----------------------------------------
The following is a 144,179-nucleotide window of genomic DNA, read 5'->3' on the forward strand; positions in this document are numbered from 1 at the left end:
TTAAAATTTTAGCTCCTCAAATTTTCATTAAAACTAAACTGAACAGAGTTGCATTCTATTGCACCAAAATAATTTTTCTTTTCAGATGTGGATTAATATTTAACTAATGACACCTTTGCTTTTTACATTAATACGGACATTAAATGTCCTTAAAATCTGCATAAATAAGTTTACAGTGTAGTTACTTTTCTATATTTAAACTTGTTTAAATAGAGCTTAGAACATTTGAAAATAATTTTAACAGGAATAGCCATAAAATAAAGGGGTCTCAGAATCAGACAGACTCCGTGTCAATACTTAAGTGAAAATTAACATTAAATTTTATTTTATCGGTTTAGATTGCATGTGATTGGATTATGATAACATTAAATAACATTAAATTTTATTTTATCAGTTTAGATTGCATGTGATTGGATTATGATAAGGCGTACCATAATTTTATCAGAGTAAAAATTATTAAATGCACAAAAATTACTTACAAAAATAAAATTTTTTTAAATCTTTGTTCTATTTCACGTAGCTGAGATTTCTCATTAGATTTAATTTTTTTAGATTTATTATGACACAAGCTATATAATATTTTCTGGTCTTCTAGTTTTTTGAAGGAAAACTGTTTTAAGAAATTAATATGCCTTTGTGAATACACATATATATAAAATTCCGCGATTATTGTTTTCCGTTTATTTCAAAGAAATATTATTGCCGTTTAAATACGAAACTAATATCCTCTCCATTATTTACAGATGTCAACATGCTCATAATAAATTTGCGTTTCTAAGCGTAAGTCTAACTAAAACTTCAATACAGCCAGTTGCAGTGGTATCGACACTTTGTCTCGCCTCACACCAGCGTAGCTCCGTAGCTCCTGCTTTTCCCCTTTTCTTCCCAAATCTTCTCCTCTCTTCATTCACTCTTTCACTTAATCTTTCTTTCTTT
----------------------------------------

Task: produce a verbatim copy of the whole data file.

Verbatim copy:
The following is a 144,179-nucleotide window of genomic DNA, read 5'->3' on the forward strand; positions in this document are numbered from 1 at the left end:
TTAAAATTTTAGCTCCTCAAATTTTCATTAAAACTAAACTGAACAGAGTTGCATTCTATTGCACCAAAATAATTTTTCTTTTCAGATGTGGATTAATATTTAACTAATGACACCTTTGCTTTTTACATTAATACGGACATTAAATGTCCTTAAAATCTGCATAAATAAGTTTACAGTGTAGTTACTTTTCTATATTTAAACTTGTTTAAATAGAGCTTAGAACATTTGAAAATAATTTTAACAGGAATAGCCATAAAATAAAGGGGTCTCAGAATCAGACAGACTCCGTGTCAATACTTAAGTGAAAATTAACATTAAATTTTATTTTATCGGTTTAGATTGCATGTGATTGGATTATGATAACATTAAATAACATTAAATTTTATTTTATCAGTTTAGATTGCATGTGATTGGATTATGATAAGGCGTACCATAATTTTATCAGAGTAAAAATTATTAAATGCACAAAAATTACTTACAAAAATAAAATTTTTTTAAATCTTTGTTCTATTTCACGTAGCTGAGATTTCTCATTAGATTTAATTTTTTTAGATTTATTATGACACAAGCTATATAATATTTTCTGGTCTTCTAGTTTTTTGAAGGAAAACTGTTTTAAGAAATTAATATGCCTTTGTGAATACACATATATATAAAATTCCGCGATTATTGTTTTCCGTTTATTTCAAAGAAATATTATTGCCGTTTAAATACGAAACTAATATCCTCTCCATTATTTACAGATGTCAACATGCTCATAATAAATTTGCGTTTCTAAGCGTAAGTCTAACTAAAACTTCAATACAGCCAGTTGCAGTGGTATCGACACTTTGTCTCGCCTCACACCAGCGTAGCTCCGTAGCTCCTGCTTTTCCCCTTTTCTTCCCAAATCTTCTCCTCTCTTCATTCACTCTTTCACTTAATCTTTCTTTCTTT